Going Further to Educate and Provide Personalized Care

A 66-year-old client was in and out of the hospital due to Chronic Obstructive Pulmonary Disease (COPD) exacerbations. Though she had a Primary Care Physician, she would often visit the Emergency Department because she believed that she could not go to the doctor every time she needed something and that she could continue smoking without consequence.

This client has been widowed for 10 years but has great family support including a sister-in-law, a son who moved in, and helpful neighbors. The client doesn’t drive, has an education level of 10th grade, and is a heavy smoker. She has a history of COPD, Congestive Heart Failure (CHF), Hypertension (HTN), fibroids and heavy bleeding with an impending total hysterectomy.

Upon enrollment in our program, I set her up with initial goals including staying out of the hospital, medication assistance and transportation assistance.

Through my work, our client was approved for Maryland Transportation Administration Mobility Service which allows two trips daily with the cost of $2/per trip. She was more recently connected to the taxi card program in which she can pay $12/month and ride any cab service unlimited.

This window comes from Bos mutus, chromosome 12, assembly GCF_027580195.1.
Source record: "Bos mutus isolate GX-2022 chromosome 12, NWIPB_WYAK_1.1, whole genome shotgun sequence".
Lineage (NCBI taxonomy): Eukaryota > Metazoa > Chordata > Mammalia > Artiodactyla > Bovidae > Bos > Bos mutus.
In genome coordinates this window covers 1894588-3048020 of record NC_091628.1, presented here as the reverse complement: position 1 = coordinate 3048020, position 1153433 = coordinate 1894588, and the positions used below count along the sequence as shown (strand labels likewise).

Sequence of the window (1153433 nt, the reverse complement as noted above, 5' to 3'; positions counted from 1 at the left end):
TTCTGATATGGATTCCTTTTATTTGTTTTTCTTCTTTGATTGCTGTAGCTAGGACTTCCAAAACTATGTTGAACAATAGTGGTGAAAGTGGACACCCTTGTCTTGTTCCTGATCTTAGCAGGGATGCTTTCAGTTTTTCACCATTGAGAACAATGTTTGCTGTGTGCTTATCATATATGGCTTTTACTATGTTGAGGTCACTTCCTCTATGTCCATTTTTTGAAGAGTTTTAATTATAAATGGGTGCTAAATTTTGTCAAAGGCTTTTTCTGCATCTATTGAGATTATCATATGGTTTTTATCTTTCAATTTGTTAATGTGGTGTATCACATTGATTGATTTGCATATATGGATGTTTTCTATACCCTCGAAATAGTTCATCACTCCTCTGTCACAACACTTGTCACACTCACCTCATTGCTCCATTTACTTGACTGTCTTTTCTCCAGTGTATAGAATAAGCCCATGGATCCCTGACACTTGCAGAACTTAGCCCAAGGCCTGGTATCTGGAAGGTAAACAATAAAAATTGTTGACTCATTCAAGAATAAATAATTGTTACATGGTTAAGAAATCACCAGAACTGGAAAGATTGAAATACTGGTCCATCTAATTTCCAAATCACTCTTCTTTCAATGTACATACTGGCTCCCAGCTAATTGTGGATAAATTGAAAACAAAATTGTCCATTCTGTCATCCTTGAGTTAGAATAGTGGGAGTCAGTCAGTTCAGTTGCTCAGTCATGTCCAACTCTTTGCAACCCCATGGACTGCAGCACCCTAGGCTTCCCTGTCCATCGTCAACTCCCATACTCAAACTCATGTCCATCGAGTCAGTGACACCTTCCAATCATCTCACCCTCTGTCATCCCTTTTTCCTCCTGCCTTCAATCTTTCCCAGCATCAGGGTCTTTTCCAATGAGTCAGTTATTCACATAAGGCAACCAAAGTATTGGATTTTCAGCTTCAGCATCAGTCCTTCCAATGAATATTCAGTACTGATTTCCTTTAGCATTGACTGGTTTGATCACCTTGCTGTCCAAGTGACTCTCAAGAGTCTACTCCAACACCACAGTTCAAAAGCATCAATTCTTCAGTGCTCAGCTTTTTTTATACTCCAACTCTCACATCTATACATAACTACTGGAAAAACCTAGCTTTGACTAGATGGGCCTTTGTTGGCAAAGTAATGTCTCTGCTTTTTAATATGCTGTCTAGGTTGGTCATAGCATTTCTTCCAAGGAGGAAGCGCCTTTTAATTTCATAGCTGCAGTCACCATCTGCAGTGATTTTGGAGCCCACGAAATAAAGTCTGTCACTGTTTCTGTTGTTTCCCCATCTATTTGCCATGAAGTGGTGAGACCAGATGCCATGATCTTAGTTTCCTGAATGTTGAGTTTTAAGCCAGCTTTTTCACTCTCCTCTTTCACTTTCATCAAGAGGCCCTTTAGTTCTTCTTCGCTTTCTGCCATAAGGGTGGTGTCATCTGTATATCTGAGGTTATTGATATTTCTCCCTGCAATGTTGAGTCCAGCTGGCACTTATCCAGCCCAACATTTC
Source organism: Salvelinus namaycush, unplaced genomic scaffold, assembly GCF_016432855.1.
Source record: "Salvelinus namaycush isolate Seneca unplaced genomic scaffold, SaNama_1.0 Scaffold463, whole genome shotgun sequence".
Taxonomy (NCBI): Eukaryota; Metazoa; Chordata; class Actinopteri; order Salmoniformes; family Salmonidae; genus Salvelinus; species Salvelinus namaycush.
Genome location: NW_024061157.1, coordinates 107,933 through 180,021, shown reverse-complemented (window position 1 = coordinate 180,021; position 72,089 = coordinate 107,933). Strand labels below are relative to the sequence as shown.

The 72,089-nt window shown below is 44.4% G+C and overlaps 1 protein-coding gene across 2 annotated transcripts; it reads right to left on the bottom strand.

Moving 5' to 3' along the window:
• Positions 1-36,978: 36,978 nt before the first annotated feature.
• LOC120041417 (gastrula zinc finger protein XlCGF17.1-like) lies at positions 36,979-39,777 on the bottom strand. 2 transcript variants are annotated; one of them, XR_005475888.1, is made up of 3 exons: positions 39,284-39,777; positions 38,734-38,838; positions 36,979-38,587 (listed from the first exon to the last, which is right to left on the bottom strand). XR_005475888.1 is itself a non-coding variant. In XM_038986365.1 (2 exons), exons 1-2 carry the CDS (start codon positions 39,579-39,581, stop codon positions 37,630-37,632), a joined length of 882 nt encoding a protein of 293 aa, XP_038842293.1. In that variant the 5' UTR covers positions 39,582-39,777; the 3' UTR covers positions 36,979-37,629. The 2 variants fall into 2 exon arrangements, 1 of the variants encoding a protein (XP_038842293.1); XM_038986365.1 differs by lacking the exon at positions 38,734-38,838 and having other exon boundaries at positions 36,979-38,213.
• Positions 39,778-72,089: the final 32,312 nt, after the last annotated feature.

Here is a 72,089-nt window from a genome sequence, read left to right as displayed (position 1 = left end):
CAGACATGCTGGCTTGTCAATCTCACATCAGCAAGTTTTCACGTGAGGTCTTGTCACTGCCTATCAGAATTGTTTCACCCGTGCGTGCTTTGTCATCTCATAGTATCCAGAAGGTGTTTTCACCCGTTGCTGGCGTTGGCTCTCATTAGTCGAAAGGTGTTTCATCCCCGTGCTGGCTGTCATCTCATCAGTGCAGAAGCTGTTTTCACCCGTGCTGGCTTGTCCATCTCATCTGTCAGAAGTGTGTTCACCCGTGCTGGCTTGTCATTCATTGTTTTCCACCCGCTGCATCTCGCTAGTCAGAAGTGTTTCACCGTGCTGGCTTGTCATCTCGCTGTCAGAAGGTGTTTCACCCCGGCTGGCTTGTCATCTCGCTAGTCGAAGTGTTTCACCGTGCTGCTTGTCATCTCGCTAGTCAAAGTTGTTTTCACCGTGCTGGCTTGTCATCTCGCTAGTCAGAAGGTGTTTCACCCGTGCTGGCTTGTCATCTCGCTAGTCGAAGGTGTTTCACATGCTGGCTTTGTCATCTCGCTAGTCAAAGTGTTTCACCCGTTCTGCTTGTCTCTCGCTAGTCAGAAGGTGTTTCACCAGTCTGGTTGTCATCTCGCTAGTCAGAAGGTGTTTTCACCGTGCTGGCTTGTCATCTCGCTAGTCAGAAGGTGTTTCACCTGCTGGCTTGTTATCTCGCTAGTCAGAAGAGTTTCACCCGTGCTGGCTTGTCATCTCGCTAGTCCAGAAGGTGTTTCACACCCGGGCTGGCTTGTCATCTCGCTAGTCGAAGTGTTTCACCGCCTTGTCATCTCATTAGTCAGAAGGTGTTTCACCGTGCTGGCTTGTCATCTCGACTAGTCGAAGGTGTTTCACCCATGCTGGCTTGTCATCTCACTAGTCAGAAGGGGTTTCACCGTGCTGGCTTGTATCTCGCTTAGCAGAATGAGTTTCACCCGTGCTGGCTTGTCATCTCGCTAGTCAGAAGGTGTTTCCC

She is now taking four medications regularly and has consistently stayed out of the hospital for the past 90 days. She was provided a pharmacy drug discount card and instructed on its use, and she now uses RX outreach to order 90-day supply of medications.

Due to my client having reliable transportation while in the program, she is able to attend almost all appointments and makes the effort to reschedule those she cannot attend. Toward the end of her case management, she was calling to inform me of appointments and the results.

In addition to meeting basic medical needs, I provided my client with personalized education on the importance of paying attention to signs/triggers of declining health and alternative ways to improve it, such as increasing inhaler use, attending appointments in the earlier part of the day during hotter months and keeping hard candy around when feeling an urge to smoke.

She has become a conscious thinker of her health, having reported that she went from smoking 3-4 cigarettes a day to 1 cigarette every 3-4 days. She calls her doctor during after-hours and thinks first before visiting the ER. Because she is healthier at this time, I am helping her with a new goal of becoming more social.

Genevieve Clinton, RN Care Manager, West Baltimore Collaborative

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